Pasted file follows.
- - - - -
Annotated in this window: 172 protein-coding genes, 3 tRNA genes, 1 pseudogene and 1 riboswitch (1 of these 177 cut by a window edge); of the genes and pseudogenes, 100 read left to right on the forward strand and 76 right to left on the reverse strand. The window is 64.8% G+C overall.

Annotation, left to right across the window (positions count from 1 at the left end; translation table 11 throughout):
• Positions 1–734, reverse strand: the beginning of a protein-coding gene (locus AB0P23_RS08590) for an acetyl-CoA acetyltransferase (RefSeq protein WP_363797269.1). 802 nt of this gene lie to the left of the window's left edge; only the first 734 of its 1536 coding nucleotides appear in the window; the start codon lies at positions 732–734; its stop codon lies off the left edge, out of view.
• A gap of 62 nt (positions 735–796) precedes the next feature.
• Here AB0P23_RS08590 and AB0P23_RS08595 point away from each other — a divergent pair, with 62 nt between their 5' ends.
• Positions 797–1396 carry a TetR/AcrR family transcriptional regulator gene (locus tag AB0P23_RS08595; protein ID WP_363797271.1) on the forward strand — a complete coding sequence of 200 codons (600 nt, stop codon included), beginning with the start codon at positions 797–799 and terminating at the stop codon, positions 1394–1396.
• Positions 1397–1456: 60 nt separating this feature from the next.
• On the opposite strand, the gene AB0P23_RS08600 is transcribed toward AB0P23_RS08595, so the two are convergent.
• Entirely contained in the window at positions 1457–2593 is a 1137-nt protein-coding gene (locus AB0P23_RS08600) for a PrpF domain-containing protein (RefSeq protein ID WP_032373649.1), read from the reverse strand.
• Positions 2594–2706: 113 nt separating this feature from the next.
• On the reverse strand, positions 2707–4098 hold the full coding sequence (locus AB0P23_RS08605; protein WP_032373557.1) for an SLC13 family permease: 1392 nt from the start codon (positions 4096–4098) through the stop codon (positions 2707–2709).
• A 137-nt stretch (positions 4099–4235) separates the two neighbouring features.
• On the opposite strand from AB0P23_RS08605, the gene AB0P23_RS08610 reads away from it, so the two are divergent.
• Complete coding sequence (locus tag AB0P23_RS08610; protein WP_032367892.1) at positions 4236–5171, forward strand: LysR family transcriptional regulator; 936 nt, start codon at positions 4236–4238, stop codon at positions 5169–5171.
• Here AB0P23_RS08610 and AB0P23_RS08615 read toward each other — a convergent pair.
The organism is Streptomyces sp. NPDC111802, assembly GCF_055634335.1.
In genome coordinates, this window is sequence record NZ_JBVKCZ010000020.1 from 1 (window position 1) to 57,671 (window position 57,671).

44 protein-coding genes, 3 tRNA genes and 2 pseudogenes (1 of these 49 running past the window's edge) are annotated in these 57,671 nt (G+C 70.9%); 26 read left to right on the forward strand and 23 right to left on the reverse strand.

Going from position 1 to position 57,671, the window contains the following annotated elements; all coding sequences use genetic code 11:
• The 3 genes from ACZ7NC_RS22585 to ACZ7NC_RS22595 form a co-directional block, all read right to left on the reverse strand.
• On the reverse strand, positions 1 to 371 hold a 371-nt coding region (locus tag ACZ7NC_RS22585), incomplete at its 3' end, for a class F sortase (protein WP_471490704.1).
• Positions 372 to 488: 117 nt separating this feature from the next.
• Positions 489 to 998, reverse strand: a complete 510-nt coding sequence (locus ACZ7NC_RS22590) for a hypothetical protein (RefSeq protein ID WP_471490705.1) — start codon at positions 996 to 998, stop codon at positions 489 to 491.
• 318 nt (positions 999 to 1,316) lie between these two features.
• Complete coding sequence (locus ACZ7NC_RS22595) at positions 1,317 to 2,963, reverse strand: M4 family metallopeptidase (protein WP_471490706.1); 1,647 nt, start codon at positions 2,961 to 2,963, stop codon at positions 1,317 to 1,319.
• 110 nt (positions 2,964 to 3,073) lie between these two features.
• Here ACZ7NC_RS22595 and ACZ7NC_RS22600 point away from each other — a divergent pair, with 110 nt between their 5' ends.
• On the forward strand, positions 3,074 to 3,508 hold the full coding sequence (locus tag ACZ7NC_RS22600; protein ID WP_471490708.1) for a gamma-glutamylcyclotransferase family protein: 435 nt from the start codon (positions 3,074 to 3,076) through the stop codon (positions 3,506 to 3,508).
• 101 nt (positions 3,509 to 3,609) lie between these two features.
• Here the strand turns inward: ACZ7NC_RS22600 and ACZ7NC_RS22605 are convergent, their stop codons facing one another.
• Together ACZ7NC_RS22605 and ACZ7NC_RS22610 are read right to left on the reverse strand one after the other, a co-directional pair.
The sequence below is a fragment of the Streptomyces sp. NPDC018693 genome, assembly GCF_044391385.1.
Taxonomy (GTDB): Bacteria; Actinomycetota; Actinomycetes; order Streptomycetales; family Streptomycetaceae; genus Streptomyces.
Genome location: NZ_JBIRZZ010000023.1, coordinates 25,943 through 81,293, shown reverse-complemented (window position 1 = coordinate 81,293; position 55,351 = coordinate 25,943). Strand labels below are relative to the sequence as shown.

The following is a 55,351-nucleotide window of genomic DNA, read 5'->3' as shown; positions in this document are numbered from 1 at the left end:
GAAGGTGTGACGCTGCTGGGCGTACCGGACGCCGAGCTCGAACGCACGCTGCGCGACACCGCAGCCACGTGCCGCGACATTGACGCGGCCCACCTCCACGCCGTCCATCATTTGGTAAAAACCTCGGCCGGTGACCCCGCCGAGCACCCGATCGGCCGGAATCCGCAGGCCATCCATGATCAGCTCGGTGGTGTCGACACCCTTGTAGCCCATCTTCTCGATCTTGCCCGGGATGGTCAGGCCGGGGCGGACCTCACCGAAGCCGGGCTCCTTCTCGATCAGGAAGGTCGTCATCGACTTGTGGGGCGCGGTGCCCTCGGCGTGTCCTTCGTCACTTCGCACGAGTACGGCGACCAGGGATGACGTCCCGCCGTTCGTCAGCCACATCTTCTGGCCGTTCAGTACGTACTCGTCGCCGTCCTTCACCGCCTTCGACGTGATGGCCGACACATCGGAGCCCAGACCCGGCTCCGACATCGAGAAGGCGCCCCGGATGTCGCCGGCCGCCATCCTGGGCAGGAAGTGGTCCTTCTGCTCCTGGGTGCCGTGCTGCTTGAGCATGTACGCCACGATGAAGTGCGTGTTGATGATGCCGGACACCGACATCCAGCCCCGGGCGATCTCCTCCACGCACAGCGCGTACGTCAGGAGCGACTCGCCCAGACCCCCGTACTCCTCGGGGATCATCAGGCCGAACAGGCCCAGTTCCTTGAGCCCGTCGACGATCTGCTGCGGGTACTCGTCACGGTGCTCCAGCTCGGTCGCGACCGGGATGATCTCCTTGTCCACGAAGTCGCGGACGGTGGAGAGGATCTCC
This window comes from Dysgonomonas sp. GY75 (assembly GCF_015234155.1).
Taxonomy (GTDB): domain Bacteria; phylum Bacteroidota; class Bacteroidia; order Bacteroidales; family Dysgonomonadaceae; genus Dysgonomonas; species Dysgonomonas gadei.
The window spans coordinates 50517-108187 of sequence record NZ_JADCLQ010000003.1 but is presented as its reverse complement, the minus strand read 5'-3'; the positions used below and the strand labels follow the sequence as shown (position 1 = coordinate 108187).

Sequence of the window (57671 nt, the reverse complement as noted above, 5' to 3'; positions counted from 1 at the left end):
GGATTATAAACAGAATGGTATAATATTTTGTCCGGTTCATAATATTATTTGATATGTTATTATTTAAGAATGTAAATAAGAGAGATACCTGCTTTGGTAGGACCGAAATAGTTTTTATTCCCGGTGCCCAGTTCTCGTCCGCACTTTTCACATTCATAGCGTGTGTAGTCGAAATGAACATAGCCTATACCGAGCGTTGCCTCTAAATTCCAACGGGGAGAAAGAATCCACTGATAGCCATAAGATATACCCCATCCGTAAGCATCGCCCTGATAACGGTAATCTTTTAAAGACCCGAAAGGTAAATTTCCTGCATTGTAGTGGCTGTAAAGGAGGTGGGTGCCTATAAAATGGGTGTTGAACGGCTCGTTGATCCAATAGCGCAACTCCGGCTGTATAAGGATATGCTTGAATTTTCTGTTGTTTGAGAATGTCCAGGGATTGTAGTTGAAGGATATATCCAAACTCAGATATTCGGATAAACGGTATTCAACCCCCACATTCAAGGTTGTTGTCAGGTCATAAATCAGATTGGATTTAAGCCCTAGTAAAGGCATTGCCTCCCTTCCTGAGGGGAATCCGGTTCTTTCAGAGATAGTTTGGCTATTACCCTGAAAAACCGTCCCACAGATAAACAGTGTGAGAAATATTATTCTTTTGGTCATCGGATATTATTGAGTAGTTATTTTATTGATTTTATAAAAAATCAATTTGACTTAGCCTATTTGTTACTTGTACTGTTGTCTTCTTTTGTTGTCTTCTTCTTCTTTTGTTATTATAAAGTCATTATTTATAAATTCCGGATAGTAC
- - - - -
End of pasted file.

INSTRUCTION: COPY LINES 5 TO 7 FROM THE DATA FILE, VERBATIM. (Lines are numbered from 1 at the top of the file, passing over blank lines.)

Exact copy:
• Here AB0P23_RS08590 and AB0P23_RS08595 point away from each other — a divergent pair, with 62 nt between their 5' ends.
• Positions 797–1396 carry a TetR/AcrR family transcriptional regulator gene (locus tag AB0P23_RS08595; protein ID WP_363797271.1) on the forward strand — a complete coding sequence of 200 codons (600 nt, stop codon included), beginning with the start codon at positions 797–799 and terminating at the stop codon, positions 1394–1396.
• Positions 1397–1456: 60 nt separating this feature from the next.